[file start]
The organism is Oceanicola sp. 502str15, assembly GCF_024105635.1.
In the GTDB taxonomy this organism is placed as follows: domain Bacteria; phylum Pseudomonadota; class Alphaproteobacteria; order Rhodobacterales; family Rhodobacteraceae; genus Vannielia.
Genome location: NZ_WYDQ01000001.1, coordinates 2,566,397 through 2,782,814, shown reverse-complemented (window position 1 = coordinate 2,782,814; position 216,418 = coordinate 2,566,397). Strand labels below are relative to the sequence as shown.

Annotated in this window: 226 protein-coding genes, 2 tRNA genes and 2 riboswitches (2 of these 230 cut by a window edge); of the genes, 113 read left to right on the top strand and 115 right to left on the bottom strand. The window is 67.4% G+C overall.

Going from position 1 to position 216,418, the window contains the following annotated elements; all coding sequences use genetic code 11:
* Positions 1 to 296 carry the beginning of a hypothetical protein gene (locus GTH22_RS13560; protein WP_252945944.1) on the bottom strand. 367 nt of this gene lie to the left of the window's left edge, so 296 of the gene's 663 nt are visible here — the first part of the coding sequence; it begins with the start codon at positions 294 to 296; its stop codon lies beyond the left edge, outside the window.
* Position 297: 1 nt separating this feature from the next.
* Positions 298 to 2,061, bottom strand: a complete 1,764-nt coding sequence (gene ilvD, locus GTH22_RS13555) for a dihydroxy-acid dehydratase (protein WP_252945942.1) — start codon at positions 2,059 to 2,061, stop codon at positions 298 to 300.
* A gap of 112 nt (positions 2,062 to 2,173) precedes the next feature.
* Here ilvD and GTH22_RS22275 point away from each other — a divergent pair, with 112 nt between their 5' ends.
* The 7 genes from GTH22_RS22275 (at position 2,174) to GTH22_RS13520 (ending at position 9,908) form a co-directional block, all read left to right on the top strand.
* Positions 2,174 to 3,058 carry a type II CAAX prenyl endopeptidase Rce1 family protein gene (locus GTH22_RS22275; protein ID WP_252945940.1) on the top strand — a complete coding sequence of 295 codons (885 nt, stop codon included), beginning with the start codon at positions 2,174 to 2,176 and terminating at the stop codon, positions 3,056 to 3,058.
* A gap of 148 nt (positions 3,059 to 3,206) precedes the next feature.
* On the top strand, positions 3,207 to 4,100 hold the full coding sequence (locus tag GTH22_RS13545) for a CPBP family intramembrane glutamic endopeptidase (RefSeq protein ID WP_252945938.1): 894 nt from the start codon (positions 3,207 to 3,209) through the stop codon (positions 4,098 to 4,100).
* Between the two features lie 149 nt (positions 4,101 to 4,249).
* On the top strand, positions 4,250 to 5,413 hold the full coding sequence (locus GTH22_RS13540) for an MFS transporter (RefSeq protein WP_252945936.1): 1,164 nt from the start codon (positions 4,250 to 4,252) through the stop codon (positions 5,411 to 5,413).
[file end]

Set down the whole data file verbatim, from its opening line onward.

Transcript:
The organism is Oceanicola sp. 502str15, assembly GCF_024105635.1.
In the GTDB taxonomy this organism is placed as follows: domain Bacteria; phylum Pseudomonadota; class Alphaproteobacteria; order Rhodobacterales; family Rhodobacteraceae; genus Vannielia.
Genome location: NZ_WYDQ01000001.1, coordinates 2,566,397 through 2,782,814, shown reverse-complemented (window position 1 = coordinate 2,782,814; position 216,418 = coordinate 2,566,397). Strand labels below are relative to the sequence as shown.

Annotated in this window: 226 protein-coding genes, 2 tRNA genes and 2 riboswitches (2 of these 230 cut by a window edge); of the genes, 113 read left to right on the top strand and 115 right to left on the bottom strand. The window is 67.4% G+C overall.

Going from position 1 to position 216,418, the window contains the following annotated elements; all coding sequences use genetic code 11:
* Positions 1 to 296 carry the beginning of a hypothetical protein gene (locus GTH22_RS13560; protein WP_252945944.1) on the bottom strand. 367 nt of this gene lie to the left of the window's left edge, so 296 of the gene's 663 nt are visible here — the first part of the coding sequence; it begins with the start codon at positions 294 to 296; its stop codon lies beyond the left edge, outside the window.
* Position 297: 1 nt separating this feature from the next.
* Positions 298 to 2,061, bottom strand: a complete 1,764-nt coding sequence (gene ilvD, locus GTH22_RS13555) for a dihydroxy-acid dehydratase (protein WP_252945942.1) — start codon at positions 2,059 to 2,061, stop codon at positions 298 to 300.
* A gap of 112 nt (positions 2,062 to 2,173) precedes the next feature.
* Here ilvD and GTH22_RS22275 point away from each other — a divergent pair, with 112 nt between their 5' ends.
* The 7 genes from GTH22_RS22275 (at position 2,174) to GTH22_RS13520 (ending at position 9,908) form a co-directional block, all read left to right on the top strand.
* Positions 2,174 to 3,058 carry a type II CAAX prenyl endopeptidase Rce1 family protein gene (locus GTH22_RS22275; protein ID WP_252945940.1) on the top strand — a complete coding sequence of 295 codons (885 nt, stop codon included), beginning with the start codon at positions 2,174 to 2,176 and terminating at the stop codon, positions 3,056 to 3,058.
* A gap of 148 nt (positions 3,059 to 3,206) precedes the next feature.
* On the top strand, positions 3,207 to 4,100 hold the full coding sequence (locus tag GTH22_RS13545) for a CPBP family intramembrane glutamic endopeptidase (RefSeq protein ID WP_252945938.1): 894 nt from the start codon (positions 3,207 to 3,209) through the stop codon (positions 4,098 to 4,100).
* Between the two features lie 149 nt (positions 4,101 to 4,249).
* On the top strand, positions 4,250 to 5,413 hold the full coding sequence (locus GTH22_RS13540) for an MFS transporter (RefSeq protein WP_252945936.1): 1,164 nt from the start codon (positions 4,250 to 4,252) through the stop codon (positions 5,411 to 5,413).